Few of us have heard of something called endosymbiosis.

And yet, it's responsible for nearly every living thing that surrounds us.

It can be simply described as the collision of two separate organisms, which then form a relationship where one lives inside of the other and creates new life.

One example is photosynthesis - where plants harness energy from sunlight and convert it into chemical energy they can use later.

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Another are the tiny generators found in nearly every complex cell, including the trillions that form our own bodies.

What are called mitochondria also represent the earliest case of endosymbiosis that we know about.

While scientists now have a good understanding of endosymbiosis, some of the biggest questions haven't yet been completely answered.

Just how such partnerships were able to form and stabilise was one mystery a New Zealand microbiologist was now on the way to solving.

Massey University's Dr Heather Hendrickson was essentially trying to recreate the first steps of endosymbiosis - all within a lab, and in real-time.

What she discovered could widen what we knew about the very origin of complex life on Earth.

Working with colleagues Dr Elizabeth Ostrowski and Professor Ant Poole, Hendrickson will run a series of evolution experiments using two separate "predator-prey" pairs of cells.

Over the course of 10,000 generations, predators – in this case amoeba - and prey – bacteria - will be mixed together under different conditions.

"By isolating certain types of single-celled amoebae from nature, it has been shown that endosymbiosis has happened many times and continues to take place in nature between amoebae and their bacterial prey," Hendrickson said.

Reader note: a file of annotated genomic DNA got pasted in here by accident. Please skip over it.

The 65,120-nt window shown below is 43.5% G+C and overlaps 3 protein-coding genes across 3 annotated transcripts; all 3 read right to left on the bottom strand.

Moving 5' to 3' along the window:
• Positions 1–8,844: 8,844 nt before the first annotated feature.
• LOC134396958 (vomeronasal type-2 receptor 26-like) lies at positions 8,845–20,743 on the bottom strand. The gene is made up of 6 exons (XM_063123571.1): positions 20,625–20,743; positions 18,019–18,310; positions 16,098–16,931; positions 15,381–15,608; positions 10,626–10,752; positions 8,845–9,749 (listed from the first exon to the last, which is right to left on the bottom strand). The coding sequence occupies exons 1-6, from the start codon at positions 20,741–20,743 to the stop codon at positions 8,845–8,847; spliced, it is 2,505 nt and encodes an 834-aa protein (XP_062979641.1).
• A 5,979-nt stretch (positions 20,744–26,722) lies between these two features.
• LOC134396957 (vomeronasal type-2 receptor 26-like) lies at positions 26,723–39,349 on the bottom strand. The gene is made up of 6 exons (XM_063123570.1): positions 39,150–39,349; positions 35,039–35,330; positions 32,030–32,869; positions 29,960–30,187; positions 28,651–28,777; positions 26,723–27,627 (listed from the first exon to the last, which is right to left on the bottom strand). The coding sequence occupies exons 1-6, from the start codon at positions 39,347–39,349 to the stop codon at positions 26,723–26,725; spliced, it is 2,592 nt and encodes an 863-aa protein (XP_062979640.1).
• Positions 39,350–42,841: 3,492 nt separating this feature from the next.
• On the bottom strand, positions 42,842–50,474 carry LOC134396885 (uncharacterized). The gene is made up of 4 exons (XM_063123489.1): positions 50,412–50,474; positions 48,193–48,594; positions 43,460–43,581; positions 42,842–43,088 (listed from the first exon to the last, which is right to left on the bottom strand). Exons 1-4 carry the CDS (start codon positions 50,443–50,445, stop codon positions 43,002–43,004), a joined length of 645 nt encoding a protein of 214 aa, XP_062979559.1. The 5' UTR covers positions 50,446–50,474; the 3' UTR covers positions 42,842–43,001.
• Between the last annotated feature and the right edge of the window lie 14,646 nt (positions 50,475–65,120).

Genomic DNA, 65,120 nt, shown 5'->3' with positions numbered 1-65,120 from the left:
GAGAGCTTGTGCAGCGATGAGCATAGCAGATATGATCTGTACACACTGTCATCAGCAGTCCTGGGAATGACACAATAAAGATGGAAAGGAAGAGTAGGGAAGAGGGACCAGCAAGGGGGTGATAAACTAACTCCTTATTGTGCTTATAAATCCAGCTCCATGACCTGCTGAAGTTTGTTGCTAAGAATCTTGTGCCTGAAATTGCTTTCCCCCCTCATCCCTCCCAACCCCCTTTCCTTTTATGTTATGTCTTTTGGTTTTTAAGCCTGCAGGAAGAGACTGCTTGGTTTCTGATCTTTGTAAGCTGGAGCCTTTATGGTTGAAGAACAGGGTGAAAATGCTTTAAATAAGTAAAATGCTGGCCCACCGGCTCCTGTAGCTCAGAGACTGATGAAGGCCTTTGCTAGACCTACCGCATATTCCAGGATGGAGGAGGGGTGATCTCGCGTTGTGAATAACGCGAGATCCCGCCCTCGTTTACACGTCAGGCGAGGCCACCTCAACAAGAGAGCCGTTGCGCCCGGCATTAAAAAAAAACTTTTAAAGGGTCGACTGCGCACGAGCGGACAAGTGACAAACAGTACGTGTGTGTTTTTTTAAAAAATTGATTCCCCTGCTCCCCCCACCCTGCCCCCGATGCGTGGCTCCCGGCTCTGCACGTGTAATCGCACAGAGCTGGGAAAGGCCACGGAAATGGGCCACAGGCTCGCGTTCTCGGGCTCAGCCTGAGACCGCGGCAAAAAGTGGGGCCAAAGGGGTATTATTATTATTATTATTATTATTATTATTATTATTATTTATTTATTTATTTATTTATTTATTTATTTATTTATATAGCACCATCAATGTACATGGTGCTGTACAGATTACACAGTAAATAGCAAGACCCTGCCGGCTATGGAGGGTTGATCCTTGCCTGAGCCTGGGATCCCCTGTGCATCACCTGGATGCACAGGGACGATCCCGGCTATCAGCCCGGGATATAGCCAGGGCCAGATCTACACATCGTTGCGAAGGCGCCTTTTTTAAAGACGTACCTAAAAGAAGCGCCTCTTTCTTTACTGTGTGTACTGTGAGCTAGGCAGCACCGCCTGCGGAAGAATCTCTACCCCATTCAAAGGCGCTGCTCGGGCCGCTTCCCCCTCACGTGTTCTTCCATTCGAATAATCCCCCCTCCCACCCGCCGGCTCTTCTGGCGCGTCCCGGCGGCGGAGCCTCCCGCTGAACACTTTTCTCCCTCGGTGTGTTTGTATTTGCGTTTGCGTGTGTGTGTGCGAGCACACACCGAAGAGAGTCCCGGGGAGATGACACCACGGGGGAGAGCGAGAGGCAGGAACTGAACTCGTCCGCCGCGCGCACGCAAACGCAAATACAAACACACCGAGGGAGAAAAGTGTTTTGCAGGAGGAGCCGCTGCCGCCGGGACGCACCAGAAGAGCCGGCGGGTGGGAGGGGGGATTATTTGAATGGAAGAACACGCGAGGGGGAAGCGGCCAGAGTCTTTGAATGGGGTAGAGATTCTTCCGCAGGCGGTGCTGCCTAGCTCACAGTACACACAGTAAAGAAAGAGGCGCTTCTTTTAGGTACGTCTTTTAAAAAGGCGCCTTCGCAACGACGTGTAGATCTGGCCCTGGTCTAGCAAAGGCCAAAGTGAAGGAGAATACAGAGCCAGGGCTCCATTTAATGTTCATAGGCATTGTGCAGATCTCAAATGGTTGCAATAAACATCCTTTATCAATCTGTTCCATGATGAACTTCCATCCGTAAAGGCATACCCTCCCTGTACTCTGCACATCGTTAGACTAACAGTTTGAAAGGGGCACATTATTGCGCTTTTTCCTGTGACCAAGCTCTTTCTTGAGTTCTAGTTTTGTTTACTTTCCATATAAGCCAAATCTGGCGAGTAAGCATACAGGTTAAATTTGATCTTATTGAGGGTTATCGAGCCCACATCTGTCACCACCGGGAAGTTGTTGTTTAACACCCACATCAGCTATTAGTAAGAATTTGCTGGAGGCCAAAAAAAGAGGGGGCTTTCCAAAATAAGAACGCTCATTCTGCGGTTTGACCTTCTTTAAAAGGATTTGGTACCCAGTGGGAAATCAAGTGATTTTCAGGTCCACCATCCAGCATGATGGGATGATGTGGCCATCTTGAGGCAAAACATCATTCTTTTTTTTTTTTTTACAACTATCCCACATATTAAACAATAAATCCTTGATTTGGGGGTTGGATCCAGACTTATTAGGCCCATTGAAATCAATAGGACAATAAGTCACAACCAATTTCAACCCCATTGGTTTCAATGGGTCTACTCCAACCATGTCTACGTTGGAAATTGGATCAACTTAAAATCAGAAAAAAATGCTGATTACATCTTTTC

"We will be setting up long term co-evolution experiments using well studied amoebae and genetically amenable bacteria to try to capture this event in the lab."

The team will examine the routes these cells take in adapting towards endosymbiosis and monitor them for collaborative or antagonistic effects on each other, using a cutting-edge combination of novel molecular, genomic and imaging techniques.

"Ideally, we will be able to sequence the genomes of these new partnerships as they form and study the mutations that allow this intimate association to form."

One of the most exciting parts about the study, supported with an $884,000 grant from the Marsden Fund, was the fact it had never been attempted before – and Hendrickson said it was possible endosymbiosis might not even be observed.

"However, co-evolving these organisms will tell us a lot about how they develop their positive and negative relationships in nature - and that is something we have never observed either," she said.

"So, this is going to be an exciting project either way."

A pilot study Hendrickson already led suggested these predator-prey relationships could have effects on increasing bacterial virulence.

"It looks like these naturally occurring microbial relationships are driving behaviours that affect all of us in the long run."

What might we stand to gain?

"Getting insight into the first steps in endosymbiosis will allow us to understand what allows these surprising interactions to stabilise," she said.

"Why would any organism ever give up its independence and partner with another? These events have been a jumping off point for the incredible diversity on the planet.

"It is very exciting to have the opportunity to figure out what makes that possible."

And because the best known examples of endosymbionts were instrumental in powering cells they are lynchpins of biological life.

"Understanding how endosymbionts evolve will give us the fundamental tools we would need to adapt them to a changing climate, specifically target them in agricultural pests or build new ones in the future," she said.

"There are a huge number of problems that we might be able to approach in entirely new ways if we could understand the basis of this phenomenon."